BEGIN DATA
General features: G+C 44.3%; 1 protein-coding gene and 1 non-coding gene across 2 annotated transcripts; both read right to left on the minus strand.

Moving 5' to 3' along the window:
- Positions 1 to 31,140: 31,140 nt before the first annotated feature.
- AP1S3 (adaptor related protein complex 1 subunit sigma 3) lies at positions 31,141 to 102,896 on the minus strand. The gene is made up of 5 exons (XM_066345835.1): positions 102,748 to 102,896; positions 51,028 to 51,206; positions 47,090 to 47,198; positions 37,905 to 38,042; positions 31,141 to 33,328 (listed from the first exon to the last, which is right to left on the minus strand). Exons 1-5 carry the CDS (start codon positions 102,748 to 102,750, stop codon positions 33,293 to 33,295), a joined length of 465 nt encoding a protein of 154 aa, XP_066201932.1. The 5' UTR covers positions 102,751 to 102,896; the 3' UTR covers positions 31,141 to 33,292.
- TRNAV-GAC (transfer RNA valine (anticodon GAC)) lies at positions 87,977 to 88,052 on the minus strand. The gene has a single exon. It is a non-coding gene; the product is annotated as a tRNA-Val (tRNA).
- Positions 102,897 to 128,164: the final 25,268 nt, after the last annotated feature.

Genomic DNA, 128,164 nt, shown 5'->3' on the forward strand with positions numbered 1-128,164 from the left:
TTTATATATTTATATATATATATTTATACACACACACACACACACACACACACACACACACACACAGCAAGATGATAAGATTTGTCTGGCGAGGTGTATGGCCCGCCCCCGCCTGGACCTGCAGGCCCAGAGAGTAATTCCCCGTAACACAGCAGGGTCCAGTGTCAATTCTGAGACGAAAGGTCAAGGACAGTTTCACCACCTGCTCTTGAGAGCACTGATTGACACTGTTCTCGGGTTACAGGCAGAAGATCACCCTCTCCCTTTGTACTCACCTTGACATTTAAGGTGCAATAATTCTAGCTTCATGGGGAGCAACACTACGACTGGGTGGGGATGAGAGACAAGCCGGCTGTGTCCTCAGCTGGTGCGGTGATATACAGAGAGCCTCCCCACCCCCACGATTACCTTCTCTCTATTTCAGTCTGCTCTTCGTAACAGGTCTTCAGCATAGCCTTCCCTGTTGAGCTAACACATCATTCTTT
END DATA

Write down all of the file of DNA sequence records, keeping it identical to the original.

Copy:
General features: G+C 44.3%; 1 protein-coding gene and 1 non-coding gene across 2 annotated transcripts; both read right to left on the minus strand.

Moving 5' to 3' along the window:
- Positions 1 to 31,140: 31,140 nt before the first annotated feature.
- AP1S3 (adaptor related protein complex 1 subunit sigma 3) lies at positions 31,141 to 102,896 on the minus strand. The gene is made up of 5 exons (XM_066345835.1): positions 102,748 to 102,896; positions 51,028 to 51,206; positions 47,090 to 47,198; positions 37,905 to 38,042; positions 31,141 to 33,328 (listed from the first exon to the last, which is right to left on the minus strand). Exons 1-5 carry the CDS (start codon positions 102,748 to 102,750, stop codon positions 33,293 to 33,295), a joined length of 465 nt encoding a protein of 154 aa, XP_066201932.1. The 5' UTR covers positions 102,751 to 102,896; the 3' UTR covers positions 31,141 to 33,292.
- TRNAV-GAC (transfer RNA valine (anticodon GAC)) lies at positions 87,977 to 88,052 on the minus strand. The gene has a single exon. It is a non-coding gene; the product is annotated as a tRNA-Val (tRNA).
- Positions 102,897 to 128,164: the final 25,268 nt, after the last annotated feature.

Genomic DNA, 128,164 nt, shown 5'->3' on the forward strand with positions numbered 1-128,164 from the left:
TTTATATATTTATATATATATATTTATACACACACACACACACACACACACACACACACACACACAGCAAGATGATAAGATTTGTCTGGCGAGGTGTATGGCCCGCCCCCGCCTGGACCTGCAGGCCCAGAGAGTAATTCCCCGTAACACAGCAGGGTCCAGTGTCAATTCTGAGACGAAAGGTCAAGGACAGTTTCACCACCTGCTCTTGAGAGCACTGATTGACACTGTTCTCGGGTTACAGGCAGAAGATCACCCTCTCCCTTTGTACTCACCTTGACATTTAAGGTGCAATAATTCTAGCTTCATGGGGAGCAACACTACGACTGGGTGGGGATGAGAGACAAGCCGGCTGTGTCCTCAGCTGGTGCGGTGATATACAGAGAGCCTCCCCACCCCCACGATTACCTTCTCTCTATTTCAGTCTGCTCTTCGTAACAGGTCTTCAGCATAGCCTTCCCTGTTGAGCTAACACATCATTCTTT